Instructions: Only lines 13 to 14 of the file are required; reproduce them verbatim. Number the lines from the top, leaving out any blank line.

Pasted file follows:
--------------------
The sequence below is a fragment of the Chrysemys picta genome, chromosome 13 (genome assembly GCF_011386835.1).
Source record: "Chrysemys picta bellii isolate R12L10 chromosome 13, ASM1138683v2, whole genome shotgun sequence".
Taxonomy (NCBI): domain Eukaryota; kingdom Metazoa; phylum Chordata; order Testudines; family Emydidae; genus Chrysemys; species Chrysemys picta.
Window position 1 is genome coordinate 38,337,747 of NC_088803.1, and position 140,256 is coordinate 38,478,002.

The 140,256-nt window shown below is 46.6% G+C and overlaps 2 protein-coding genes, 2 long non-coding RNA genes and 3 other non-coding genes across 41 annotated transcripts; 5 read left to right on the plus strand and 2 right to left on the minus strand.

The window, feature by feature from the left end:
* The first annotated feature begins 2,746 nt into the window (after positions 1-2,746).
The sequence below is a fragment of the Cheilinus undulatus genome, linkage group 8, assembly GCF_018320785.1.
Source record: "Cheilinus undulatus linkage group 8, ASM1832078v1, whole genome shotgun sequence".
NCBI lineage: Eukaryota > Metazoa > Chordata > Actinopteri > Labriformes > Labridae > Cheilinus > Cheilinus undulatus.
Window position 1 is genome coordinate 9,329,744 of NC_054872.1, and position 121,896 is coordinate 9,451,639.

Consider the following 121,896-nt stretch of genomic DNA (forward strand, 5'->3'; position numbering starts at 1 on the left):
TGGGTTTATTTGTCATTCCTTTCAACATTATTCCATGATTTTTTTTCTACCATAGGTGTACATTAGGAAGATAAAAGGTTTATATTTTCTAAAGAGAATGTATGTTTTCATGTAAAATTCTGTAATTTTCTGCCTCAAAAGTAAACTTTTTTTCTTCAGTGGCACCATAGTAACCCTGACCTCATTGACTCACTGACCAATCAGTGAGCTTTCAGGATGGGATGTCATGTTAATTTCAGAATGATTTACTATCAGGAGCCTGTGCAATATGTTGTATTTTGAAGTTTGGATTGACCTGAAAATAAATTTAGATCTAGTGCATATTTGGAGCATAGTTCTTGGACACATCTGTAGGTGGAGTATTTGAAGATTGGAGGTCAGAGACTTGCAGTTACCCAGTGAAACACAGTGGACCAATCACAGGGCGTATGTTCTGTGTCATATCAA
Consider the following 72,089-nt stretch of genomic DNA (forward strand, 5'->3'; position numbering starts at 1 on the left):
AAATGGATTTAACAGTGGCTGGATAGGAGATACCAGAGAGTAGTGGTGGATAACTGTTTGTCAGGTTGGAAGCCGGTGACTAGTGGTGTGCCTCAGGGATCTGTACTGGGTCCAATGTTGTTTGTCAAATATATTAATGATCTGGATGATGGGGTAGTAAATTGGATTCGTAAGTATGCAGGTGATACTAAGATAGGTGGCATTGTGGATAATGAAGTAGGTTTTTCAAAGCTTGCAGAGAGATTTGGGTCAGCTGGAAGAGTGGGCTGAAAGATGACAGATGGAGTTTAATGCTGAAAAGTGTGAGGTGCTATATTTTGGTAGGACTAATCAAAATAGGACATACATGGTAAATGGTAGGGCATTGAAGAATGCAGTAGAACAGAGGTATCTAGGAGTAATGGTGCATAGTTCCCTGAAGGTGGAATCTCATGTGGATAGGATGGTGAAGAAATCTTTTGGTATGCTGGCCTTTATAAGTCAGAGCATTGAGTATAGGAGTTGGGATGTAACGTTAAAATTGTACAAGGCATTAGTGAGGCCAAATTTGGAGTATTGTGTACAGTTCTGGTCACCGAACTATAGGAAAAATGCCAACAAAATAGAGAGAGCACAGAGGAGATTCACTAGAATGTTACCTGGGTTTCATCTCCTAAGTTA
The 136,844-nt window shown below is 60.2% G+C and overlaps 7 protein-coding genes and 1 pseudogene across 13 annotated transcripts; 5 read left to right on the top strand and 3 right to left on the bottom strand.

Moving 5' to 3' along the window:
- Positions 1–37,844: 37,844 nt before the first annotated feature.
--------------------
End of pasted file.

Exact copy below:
TGGGTTTATTTGTCATTCCTTTCAACATTATTCCATGATTTTTTTTCTACCATAGGTGTACATTAGGAAGATAAAAGGTTTATATTTTCTAAAGAGAATGTATGTTTTCATGTAAAATTCTGTAATTTTCTGCCTCAAAAGTAAACTTTTTTTCTTCAGTGGCACCATAGTAACCCTGACCTCATTGACTCACTGACCAATCAGTGAGCTTTCAGGATGGGATGTCATGTTAATTTCAGAATGATTTACTATCAGGAGCCTGTGCAATATGTTGTATTTTGAAGTTTGGATTGACCTGAAAATAAATTTAGATCTAGTGCATATTTGGAGCATAGTTCTTGGACACATCTGTAGGTGGAGTATTTGAAGATTGGAGGTCAGAGACTTGCAGTTACCCAGTGAAACACAGTGGACCAATCACAGGGCGTATGTTCTGTGTCATATCAA
Consider the following 72,089-nt stretch of genomic DNA (forward strand, 5'->3'; position numbering starts at 1 on the left):